should focus on applying this technology to improving physical function in older adults.
2726
Board #249
June 3, 9:30 AM - 11:00 AM
Effects Of Using Elastic Bands On Strength And Muscle Mass In Well-trained Young Men
Phil Page, FACSM1, Nicole L. Rogers2, Jose Casana3, Josep Benitez3, Pedro Gargallo3, Yasmin Ezzatvar3, Victor Tella3, David Delfa3, Javier
Jorda3, Juan C. Colado3, Michael E. Rogers, FACSM2. 1Louisiana State University, Baton Rouge, LA. 2Wichita State University, Wichita, KS.
3
University of Valencia, Valencia, Spain.
(No relationships reported)
There is a lack of information regarding the efficacy of using elastic bands (EB) to increase strength and fat free mass (FFM) in the upper extremities of young well-trained
men.
PURPOSE: To assess strength and muscle adaptations in the upper extremities of young well-trained men after a short-term resistance program using EB versus traditional
weight devices.
METHODS: 14 well-trained men were randomly divided into two groups: 1) EB group (EBG), 22.1 ±3.5yr, 12.8 ± 4.6% fat mass; and 2) weight Machine and Free Weight
Group (MFWG), 21.2 ± 2.6yr, 12.7 ± 7.1% fat mass. An 11 week resistance-training program of 2-sessions-wk was performed. During the first 5 weeks, 6 exercises of 5 sets
with 10 maximum repetitions (RM) and 60-90 sec of recovery time between exercises were performed. During weeks 6-11, 12 exercises of 5 sets with 8RM were performed in
supersets with 90 sec of rest time between superssets. Subjects did not modify their usual diet habits. Pre-post training measurements were performed for arm FFM with a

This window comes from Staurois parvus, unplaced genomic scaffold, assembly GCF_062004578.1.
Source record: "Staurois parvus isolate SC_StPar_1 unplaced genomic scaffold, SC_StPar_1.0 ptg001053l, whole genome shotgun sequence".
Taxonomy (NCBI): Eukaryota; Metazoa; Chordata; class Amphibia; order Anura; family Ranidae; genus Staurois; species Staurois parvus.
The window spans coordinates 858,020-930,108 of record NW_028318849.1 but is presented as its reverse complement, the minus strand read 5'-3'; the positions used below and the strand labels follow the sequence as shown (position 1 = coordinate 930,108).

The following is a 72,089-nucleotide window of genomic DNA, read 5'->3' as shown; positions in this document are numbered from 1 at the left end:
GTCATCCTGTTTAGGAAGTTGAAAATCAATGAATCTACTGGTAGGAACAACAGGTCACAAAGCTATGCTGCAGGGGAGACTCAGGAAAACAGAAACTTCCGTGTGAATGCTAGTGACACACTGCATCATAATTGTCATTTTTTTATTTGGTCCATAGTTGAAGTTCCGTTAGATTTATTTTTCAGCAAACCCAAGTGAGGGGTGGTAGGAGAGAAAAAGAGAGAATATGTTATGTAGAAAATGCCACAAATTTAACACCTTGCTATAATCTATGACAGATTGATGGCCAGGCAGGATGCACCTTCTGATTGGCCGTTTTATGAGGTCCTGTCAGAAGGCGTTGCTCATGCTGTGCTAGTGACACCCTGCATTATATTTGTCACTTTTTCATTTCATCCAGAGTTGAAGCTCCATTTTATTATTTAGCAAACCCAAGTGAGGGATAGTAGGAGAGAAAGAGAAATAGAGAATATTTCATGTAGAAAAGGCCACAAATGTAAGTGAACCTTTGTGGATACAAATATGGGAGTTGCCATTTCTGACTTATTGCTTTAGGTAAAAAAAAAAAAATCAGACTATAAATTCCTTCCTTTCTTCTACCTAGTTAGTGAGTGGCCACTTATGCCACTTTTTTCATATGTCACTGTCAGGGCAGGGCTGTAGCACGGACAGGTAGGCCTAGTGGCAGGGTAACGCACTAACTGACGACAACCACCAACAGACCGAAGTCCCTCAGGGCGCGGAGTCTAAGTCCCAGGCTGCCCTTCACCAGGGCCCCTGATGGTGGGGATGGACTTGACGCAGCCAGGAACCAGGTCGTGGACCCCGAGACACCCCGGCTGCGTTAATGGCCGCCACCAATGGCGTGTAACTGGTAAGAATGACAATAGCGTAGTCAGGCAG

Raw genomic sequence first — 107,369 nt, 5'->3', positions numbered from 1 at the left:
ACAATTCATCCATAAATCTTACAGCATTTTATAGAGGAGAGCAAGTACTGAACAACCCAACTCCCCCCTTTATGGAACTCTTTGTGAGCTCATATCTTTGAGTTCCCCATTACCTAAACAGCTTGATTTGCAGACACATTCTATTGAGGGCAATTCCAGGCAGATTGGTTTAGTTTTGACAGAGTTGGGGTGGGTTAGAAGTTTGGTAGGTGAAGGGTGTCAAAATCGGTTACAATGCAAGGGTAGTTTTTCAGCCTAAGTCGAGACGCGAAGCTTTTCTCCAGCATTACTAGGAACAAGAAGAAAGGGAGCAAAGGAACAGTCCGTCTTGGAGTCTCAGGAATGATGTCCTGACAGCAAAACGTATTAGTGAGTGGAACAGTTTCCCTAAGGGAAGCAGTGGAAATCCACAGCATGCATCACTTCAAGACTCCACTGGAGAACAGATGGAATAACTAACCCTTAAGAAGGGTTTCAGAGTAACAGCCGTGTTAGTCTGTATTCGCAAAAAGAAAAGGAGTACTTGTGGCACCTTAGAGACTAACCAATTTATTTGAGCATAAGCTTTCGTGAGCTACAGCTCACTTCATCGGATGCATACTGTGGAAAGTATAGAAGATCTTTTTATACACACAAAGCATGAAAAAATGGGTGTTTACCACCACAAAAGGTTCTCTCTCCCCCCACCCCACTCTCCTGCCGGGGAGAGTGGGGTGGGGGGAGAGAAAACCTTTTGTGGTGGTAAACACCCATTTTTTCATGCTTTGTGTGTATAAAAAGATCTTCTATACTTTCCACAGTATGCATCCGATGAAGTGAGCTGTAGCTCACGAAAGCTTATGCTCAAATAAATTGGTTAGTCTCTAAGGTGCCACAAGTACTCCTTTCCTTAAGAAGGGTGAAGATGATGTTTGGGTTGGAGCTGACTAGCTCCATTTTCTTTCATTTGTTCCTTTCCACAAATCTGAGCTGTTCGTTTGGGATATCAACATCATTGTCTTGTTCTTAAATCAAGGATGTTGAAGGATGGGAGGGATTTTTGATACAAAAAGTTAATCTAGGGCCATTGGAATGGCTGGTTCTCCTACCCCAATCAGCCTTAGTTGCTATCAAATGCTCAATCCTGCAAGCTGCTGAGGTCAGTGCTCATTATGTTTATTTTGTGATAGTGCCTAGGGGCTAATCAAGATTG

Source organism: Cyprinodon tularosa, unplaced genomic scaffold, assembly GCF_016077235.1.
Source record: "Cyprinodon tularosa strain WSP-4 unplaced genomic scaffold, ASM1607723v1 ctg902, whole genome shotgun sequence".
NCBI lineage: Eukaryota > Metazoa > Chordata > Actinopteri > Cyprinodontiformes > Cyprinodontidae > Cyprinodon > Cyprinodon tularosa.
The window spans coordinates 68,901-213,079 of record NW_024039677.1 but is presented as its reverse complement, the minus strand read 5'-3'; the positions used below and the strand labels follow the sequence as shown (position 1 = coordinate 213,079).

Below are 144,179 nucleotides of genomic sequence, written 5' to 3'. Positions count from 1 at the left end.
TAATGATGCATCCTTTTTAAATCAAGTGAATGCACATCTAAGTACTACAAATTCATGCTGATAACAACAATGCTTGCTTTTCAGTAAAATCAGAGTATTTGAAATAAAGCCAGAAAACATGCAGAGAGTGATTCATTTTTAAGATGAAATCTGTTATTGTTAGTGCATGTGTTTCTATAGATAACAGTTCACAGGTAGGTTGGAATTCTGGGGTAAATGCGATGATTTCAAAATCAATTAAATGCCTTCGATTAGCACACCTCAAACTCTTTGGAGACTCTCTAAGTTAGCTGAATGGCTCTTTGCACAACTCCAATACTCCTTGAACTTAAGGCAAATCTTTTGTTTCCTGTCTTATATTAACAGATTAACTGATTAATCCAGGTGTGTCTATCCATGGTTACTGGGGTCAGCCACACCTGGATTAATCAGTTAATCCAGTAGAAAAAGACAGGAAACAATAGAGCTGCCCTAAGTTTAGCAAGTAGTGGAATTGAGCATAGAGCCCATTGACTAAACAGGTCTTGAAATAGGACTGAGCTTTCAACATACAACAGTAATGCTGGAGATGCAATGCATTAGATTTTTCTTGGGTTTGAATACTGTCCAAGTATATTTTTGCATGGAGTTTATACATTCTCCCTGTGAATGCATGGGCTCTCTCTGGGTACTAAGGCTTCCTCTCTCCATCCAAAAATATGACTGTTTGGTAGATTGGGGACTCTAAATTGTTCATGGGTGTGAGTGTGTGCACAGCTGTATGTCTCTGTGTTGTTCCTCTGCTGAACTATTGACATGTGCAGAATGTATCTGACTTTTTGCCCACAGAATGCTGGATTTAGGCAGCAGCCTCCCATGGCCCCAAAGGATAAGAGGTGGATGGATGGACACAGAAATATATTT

dual-energy X-ray absorptiometer and for elbow flexion peak power (PP) using an isokinetic device. Three nonparametric tests were performed assuming a p-value less than
0.05 (Wilcoxon test for paired samples, Kruskal-Wallis test and Mann-Whitney U test for 2 samples using the Bonferroni correction coefficient when there were differences
between groups).
RESULTS: EBG increased (p<0.05) FFM by 3.6% and PP by 6.46%. MFWG increased (p<0.05) FFM by 3.2% and PP by 2.9%. There were no differences between groups.
CONCLUSIONS: It is possible to improve PP and FFM in well-trained recreational men using EB alone during a short-term resistance program. Furthermore, improvements
from EB training are similar to those of traditional weight devices. More studies are needed regarding the effects of EB on maximal voluntary strength in this population.
764
Copyright © 2016 by the American College of Sports Medicine. Unauthorized reproduction of this article is prohibited.